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I need a bit of help to understand how python initialising works. I have a class (Bar) with another class (Foo) as a field/variable. When I try to initialise this variable directly in Bar (not in the class __init__) all instances of Bar will point to the same Foo. But if I have an __init__ method, as in Bar2, each Bar2 instance will have a unique Foo instance. What is happening here?

class Foo():
    number = 0

class Bar():
    foo = Foo()

class Bar2():
    foo = None

    def __init__(self):
        self.foo = Foo()

first = Bar()
second = Bar()

print "Bar"
print first
print second
print first.foo
print second.foo

first = Bar2()
second = Bar2()

print "\nBar2"
print first
print second
print first.foo
print second.foo

The output will for example be:

Bar
<\__main__.Bar instance at 0x025B2AF8>
<\__main__.Bar instance at 0x025B2B20>
<\__main__.Foo instance at 0x004A3AA8>
<\__main__.Foo instance at 0x004A3AA8>

Bar2
<\__main__.Bar2 instance at 0x025B2B48>
<\__main__.Bar2 instance at 0x025B2AF8>
<\__main__.Foo instance at 0x025B2B70>
<\__main__.Foo instance at 0x025B2B98>

Using Bar both instances will refer to the same Foo instance. Why?

Edit: Corrected the error with printing first.foo twice for Bar. The resulting behaviour is still as seen in the output.

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Do not write class Foo(): in Python 2.x. That will create an old style class. You almost certainly don't want that. Instead, you want a new style class. For this, write class Foo(object):. – pillmuncher Sep 16 '12 at 20:34
    
I didn't know about that, thanks for point that out too me. I actually should have known, since the change occurred before my first meeting with Python. – Håkon K. Olafsen Sep 16 '12 at 22:03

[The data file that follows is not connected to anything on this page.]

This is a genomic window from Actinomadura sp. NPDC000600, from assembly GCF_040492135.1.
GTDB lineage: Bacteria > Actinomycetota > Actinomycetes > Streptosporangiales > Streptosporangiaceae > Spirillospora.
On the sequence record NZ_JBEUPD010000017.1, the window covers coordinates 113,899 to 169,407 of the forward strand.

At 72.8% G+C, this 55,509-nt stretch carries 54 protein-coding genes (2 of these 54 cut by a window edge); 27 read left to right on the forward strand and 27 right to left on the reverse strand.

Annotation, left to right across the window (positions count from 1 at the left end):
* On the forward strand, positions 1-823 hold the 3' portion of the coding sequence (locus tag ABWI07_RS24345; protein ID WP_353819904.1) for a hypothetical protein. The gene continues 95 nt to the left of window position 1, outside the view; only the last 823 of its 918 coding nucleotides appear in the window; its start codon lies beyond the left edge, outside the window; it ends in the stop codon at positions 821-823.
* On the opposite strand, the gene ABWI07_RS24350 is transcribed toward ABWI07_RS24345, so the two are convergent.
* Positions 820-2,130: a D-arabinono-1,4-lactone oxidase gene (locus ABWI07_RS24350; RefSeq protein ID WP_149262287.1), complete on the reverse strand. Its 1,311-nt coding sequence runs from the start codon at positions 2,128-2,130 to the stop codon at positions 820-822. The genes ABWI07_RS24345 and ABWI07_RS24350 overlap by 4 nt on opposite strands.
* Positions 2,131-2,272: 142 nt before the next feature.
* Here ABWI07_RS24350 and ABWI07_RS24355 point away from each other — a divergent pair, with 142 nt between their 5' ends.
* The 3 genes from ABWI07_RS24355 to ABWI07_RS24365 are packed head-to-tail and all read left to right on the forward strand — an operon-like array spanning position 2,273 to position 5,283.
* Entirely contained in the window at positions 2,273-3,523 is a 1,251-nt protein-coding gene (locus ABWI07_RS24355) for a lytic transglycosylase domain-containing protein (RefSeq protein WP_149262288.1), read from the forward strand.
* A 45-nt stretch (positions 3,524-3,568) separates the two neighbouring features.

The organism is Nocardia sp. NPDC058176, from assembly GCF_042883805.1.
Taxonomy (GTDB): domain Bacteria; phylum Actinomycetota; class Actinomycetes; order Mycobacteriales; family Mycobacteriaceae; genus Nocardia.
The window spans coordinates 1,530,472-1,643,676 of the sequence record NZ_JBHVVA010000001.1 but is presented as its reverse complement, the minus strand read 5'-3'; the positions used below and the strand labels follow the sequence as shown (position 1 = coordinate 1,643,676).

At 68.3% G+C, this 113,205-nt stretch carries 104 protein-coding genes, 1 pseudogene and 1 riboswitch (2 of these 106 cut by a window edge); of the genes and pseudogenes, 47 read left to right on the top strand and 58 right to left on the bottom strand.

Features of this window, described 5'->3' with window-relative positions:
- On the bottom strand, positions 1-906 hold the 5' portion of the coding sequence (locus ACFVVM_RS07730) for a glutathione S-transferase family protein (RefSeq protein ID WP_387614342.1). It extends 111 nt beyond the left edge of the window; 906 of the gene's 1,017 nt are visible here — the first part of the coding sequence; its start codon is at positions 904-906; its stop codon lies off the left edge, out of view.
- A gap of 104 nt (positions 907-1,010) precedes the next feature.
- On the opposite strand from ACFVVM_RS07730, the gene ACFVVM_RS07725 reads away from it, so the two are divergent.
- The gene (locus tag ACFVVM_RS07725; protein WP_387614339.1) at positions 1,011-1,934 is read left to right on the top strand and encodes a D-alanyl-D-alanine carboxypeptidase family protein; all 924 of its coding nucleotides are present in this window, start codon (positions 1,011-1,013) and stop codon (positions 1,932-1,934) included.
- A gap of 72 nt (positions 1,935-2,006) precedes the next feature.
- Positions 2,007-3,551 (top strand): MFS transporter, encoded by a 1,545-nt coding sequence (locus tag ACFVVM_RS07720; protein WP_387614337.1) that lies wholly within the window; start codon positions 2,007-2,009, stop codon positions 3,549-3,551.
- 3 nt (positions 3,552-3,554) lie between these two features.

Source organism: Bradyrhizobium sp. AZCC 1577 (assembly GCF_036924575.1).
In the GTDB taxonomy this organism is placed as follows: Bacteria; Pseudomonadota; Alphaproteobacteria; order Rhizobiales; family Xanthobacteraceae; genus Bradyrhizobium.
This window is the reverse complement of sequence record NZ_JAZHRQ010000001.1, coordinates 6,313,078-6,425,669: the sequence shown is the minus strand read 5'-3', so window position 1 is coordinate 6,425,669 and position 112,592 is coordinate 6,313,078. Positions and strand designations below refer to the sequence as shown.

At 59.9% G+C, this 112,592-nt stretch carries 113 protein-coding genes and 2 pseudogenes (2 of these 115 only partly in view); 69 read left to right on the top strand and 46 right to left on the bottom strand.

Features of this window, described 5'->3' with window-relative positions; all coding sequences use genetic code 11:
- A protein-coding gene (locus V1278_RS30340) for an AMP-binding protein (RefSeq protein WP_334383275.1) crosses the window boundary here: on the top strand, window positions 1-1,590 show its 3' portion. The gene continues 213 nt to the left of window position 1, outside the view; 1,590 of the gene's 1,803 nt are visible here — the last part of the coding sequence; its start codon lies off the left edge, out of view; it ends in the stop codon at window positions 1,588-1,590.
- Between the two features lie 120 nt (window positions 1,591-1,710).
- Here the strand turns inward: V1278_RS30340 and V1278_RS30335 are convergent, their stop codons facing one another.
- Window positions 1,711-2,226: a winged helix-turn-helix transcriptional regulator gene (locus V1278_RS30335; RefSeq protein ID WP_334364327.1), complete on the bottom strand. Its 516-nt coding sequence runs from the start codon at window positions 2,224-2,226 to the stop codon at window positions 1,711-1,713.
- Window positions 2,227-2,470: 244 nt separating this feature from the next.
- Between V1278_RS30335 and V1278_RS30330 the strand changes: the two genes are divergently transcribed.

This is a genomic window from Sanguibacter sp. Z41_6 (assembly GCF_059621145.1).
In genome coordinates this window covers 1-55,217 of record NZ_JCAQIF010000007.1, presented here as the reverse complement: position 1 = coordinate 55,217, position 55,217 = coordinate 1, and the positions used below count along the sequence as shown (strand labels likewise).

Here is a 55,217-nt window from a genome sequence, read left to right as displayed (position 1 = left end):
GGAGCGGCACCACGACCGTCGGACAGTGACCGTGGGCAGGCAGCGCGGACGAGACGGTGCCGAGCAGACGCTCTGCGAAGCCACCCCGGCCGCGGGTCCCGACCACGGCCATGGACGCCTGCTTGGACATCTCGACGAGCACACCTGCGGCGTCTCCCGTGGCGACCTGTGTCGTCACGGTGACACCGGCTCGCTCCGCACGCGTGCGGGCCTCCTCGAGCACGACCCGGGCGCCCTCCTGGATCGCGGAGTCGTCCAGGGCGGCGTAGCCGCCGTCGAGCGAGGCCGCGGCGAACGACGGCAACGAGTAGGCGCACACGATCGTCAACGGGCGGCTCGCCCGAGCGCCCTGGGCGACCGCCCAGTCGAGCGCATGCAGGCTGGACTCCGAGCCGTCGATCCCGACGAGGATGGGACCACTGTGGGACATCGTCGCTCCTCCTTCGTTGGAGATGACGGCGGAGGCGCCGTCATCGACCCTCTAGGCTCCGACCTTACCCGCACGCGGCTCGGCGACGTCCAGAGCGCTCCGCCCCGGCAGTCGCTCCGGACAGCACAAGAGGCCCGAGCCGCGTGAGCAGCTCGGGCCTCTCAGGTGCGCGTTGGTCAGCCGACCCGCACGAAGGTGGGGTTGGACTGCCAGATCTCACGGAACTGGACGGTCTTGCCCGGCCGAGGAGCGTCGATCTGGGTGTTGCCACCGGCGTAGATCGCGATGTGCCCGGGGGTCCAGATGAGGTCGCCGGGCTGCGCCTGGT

up vote 2 down vote accepted

Python is a dynamic language. In static languages like Java, the compiler reads the code, finds the class definitions, figures out if they are proper and generates some code accordingly. In python, a class definition (or a function definition) is just a statement as any other, like an assignment to a variable. The syntax is just a bit different.

When defining a class, the interpreter runs the class definition, i.e., it runs all the code after the class line. If it finds function definitions, it runs them as well, that is defines the functions and binds them to the function name. Since class and function definitions are statements as any other assignment, you can also have them in many places. For example like following:

def foo():
  class A: pass
  a = A()
  a.msg = "Hello"
  return a

Because python is duck typed (if it quacks like a duck and looks like one, it is one), users of the function foo don't even have to know what the class is called, they simply need to know that foo returns an object with a member msg. You would use it like this:

a = foo()
print a.msg

So in your example, when the definition of Bar is executed, the classes statements are run including the creation of the Foo object. When the definition of Bar2 is executed, the classes statements are run among them the definition of a function called init. Python uses this as the name of the function to call, when an object is created (after calling another function __new__, but that's besides the point).